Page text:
Not being able to afford the payments on my apartment, my parents suggested that I move back in with them. Although I was more than appreciative of their support, depression quickly set in when it hit me that I’d kissed goodbye to my salary, my home and the lifestyle I’d loved. I think it was depression, I’d never suffered from depression before, but I was at the lowest ebb of my life. I spent months staring at a TV screen, watching the same shows, the same familiar faces with the same voices. It became a routine and my days were now dictated by what programme I watched and at what time. It wasn’t long before I was feeling extremely sorry for myself, depression had definitely taken root to the point that I refused to go out because of the shame I’d bought onto my family. I became a complete recluse, a couch potato and hated myself for it.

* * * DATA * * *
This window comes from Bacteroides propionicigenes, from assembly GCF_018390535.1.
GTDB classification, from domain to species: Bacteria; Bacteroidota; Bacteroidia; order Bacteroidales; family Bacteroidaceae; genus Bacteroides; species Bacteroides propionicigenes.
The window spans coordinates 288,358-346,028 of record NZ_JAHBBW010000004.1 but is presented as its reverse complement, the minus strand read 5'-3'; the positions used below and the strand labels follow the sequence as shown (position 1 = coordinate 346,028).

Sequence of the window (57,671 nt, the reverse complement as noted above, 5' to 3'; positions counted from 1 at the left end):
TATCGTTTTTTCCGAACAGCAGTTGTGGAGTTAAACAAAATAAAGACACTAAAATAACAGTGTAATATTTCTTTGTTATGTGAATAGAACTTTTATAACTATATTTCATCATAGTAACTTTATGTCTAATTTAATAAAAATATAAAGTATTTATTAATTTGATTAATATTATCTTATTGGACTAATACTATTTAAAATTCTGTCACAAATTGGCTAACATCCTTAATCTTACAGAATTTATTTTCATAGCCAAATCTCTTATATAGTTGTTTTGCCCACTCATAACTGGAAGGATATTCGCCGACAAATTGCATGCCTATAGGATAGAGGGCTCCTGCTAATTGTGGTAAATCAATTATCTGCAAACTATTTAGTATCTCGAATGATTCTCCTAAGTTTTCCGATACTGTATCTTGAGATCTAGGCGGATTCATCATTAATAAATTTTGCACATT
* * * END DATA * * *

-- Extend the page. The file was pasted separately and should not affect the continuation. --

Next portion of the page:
I needed to get away, I needed some breathing space and to re-evaluate my life, to get my life back into some sort of perspective, so with nothing better to do, I decided to take some time out. I booked a one-way ticket to Spain with the last of the dwindling savings that I’d managed to hold on to. I planned to spend the summer there to clear my head and to try and regain my almost shattered confidence. To me it seemed like a good idea at the time.
The night before I left, my family arranged a small party for me. Actually, it was more of a get together considering that losing my job, home and driving license wasn’t really a cause to get the party poppers out.